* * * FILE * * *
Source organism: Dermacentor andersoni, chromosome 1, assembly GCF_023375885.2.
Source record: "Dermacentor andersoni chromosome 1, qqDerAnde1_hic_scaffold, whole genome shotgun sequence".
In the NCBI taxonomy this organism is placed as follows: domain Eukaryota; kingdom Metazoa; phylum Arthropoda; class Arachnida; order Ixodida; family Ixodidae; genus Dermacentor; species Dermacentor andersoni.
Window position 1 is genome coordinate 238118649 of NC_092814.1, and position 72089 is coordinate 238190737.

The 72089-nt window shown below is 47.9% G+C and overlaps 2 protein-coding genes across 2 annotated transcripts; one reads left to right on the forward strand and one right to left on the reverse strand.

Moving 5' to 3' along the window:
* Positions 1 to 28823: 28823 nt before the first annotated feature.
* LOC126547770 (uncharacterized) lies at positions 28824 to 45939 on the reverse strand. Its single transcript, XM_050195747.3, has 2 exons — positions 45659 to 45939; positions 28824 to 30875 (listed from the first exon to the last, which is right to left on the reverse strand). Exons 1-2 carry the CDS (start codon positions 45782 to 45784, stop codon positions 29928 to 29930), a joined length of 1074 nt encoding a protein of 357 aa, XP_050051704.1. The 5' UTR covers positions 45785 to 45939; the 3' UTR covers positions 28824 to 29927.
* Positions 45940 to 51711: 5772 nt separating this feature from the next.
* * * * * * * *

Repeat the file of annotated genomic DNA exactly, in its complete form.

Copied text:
Source organism: Dermacentor andersoni, chromosome 1, assembly GCF_023375885.2.
Source record: "Dermacentor andersoni chromosome 1, qqDerAnde1_hic_scaffold, whole genome shotgun sequence".
In the NCBI taxonomy this organism is placed as follows: domain Eukaryota; kingdom Metazoa; phylum Arthropoda; class Arachnida; order Ixodida; family Ixodidae; genus Dermacentor; species Dermacentor andersoni.
Window position 1 is genome coordinate 238118649 of NC_092814.1, and position 72089 is coordinate 238190737.

The 72089-nt window shown below is 47.9% G+C and overlaps 2 protein-coding genes across 2 annotated transcripts; one reads left to right on the forward strand and one right to left on the reverse strand.

Moving 5' to 3' along the window:
* Positions 1 to 28823: 28823 nt before the first annotated feature.
* LOC126547770 (uncharacterized) lies at positions 28824 to 45939 on the reverse strand. Its single transcript, XM_050195747.3, has 2 exons — positions 45659 to 45939; positions 28824 to 30875 (listed from the first exon to the last, which is right to left on the reverse strand). Exons 1-2 carry the CDS (start codon positions 45782 to 45784, stop codon positions 29928 to 29930), a joined length of 1074 nt encoding a protein of 357 aa, XP_050051704.1. The 5' UTR covers positions 45785 to 45939; the 3' UTR covers positions 28824 to 29927.
* Positions 45940 to 51711: 5772 nt separating this feature from the next.